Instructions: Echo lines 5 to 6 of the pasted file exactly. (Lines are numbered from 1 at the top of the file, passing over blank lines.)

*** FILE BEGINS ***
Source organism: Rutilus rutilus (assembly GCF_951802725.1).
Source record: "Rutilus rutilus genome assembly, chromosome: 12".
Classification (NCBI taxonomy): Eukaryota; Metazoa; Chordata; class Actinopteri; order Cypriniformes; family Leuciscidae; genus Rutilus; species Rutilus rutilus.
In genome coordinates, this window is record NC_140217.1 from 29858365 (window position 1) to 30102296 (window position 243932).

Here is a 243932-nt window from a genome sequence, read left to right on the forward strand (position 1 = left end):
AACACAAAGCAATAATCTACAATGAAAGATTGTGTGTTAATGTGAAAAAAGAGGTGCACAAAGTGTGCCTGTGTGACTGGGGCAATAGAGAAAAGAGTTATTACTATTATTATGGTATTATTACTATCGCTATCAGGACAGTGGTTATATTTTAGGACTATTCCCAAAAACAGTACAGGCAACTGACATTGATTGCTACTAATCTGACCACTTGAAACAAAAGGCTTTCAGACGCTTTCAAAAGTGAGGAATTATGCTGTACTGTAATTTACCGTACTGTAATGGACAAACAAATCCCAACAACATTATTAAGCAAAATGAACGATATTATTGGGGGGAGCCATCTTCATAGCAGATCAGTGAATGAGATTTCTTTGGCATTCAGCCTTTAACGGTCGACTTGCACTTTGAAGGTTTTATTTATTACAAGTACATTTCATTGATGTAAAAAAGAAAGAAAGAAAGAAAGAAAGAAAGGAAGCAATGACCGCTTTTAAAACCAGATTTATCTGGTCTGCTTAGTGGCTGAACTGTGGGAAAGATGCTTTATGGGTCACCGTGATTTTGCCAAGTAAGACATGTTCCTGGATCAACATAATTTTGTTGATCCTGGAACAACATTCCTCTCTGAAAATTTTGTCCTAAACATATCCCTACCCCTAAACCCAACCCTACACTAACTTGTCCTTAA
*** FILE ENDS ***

Here is a 243932-nt window from a genome sequence, read left to right on the forward strand (position 1 = left end):
AACACAAAGCAATAATCTACAATGAAAGATTGTGTGTTAATGTGAAAAAAGAGGTGCACAAAGTGTGCCTGTGTGACTGGGGCAATAGAGAAAAGAGTTATTACTATTATTATGGTATTATTACTATCGCTATCAGGACAGTGGTTATATTTTAGGACTATTCCCAAAAACAGTACAGGCAACTGACATTGATTGCTACTAATCTGACCACTTGAAACAAAAGGCTTTCAGACGCTTTCAAAAGTGAGGAATTATGCTGTACTGTAATTTACCGTACTGTAATGGACAAACAAATCCCAACAACATTATTAAGCAAAATGAACGATATTATTGGGGGGAGCCATCTTCATAGCAGATCAGTGAATGAGATTTCTTTGGCATTCAGCCTTTAACGGTCGACTTGCACTTTGAAGGTTTTATTTATTACAAGTACATTTCATTGATGTAAAAAAGAAAGAAAGAAAGAAAGAAAGAAAGGAAGCAATGACCGCTTTTAAAACCAGATTTATCTGGTCTGCTTAGTGGCTGAACTGTGGGAAAGATGCTTTATGGGTCACCGTGATTTTGCCAAGTAAGACATGTTCCTGGATCAACATAATTTTGTTGATCCTGGAACAACATTCCTCTCTGAAAATTTTGTCCTAAACATATCCCTACCCCTAAACCCAACCCTACACTAACTTGTCCTTAA